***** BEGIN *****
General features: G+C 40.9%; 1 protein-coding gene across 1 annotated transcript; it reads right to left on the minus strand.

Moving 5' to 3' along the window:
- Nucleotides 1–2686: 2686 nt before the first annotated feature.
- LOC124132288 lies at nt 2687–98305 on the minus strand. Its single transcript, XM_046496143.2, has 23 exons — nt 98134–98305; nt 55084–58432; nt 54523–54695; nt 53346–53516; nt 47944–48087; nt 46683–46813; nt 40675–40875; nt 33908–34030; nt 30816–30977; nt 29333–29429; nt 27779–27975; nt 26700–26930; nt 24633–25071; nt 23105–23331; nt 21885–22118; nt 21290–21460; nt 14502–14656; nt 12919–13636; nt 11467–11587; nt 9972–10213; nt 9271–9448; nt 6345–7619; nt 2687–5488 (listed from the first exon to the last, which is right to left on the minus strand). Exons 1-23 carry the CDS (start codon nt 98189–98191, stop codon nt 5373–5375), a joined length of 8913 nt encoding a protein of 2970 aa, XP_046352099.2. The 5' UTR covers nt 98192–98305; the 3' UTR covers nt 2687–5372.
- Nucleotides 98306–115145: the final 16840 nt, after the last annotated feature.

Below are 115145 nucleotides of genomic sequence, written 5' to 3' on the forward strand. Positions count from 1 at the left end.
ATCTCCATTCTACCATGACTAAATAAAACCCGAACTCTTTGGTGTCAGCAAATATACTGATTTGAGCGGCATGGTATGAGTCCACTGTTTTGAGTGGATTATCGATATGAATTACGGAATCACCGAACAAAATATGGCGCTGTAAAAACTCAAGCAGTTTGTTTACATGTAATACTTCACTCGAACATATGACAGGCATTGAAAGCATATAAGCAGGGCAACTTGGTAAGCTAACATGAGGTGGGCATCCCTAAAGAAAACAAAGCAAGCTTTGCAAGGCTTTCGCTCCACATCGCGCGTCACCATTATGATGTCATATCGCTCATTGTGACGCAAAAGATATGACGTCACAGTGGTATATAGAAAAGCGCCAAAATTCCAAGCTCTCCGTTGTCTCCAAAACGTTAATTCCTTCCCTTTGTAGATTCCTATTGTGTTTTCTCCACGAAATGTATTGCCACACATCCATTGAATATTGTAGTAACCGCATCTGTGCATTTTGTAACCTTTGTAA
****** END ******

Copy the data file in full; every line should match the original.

General features: G+C 40.9%; 1 protein-coding gene across 1 annotated transcript; it reads right to left on the minus strand.

Moving 5' to 3' along the window:
- Nucleotides 1–2686: 2686 nt before the first annotated feature.
- LOC124132288 lies at nt 2687–98305 on the minus strand. Its single transcript, XM_046496143.2, has 23 exons — nt 98134–98305; nt 55084–58432; nt 54523–54695; nt 53346–53516; nt 47944–48087; nt 46683–46813; nt 40675–40875; nt 33908–34030; nt 30816–30977; nt 29333–29429; nt 27779–27975; nt 26700–26930; nt 24633–25071; nt 23105–23331; nt 21885–22118; nt 21290–21460; nt 14502–14656; nt 12919–13636; nt 11467–11587; nt 9972–10213; nt 9271–9448; nt 6345–7619; nt 2687–5488 (listed from the first exon to the last, which is right to left on the minus strand). Exons 1-23 carry the CDS (start codon nt 98189–98191, stop codon nt 5373–5375), a joined length of 8913 nt encoding a protein of 2970 aa, XP_046352099.2. The 5' UTR covers nt 98192–98305; the 3' UTR covers nt 2687–5372.
- Nucleotides 98306–115145: the final 16840 nt, after the last annotated feature.

Below are 115145 nucleotides of genomic sequence, written 5' to 3' on the forward strand. Positions count from 1 at the left end.
ATCTCCATTCTACCATGACTAAATAAAACCCGAACTCTTTGGTGTCAGCAAATATACTGATTTGAGCGGCATGGTATGAGTCCACTGTTTTGAGTGGATTATCGATATGAATTACGGAATCACCGAACAAAATATGGCGCTGTAAAAACTCAAGCAGTTTGTTTACATGTAATACTTCACTCGAACATATGACAGGCATTGAAAGCATATAAGCAGGGCAACTTGGTAAGCTAACATGAGGTGGGCATCCCTAAAGAAAACAAAGCAAGCTTTGCAAGGCTTTCGCTCCACATCGCGCGTCACCATTATGATGTCATATCGCTCATTGTGACGCAAAAGATATGACGTCACAGTGGTATATAGAAAAGCGCCAAAATTCCAAGCTCTCCGTTGTCTCCAAAACGTTAATTCCTTCCCTTTGTAGATTCCTATTGTGTTTTCTCCACGAAATGTATTGCCACACATCCATTGAATATTGTAGTAACCGCATCTGTGCATTTTGTAACCTTTGTAA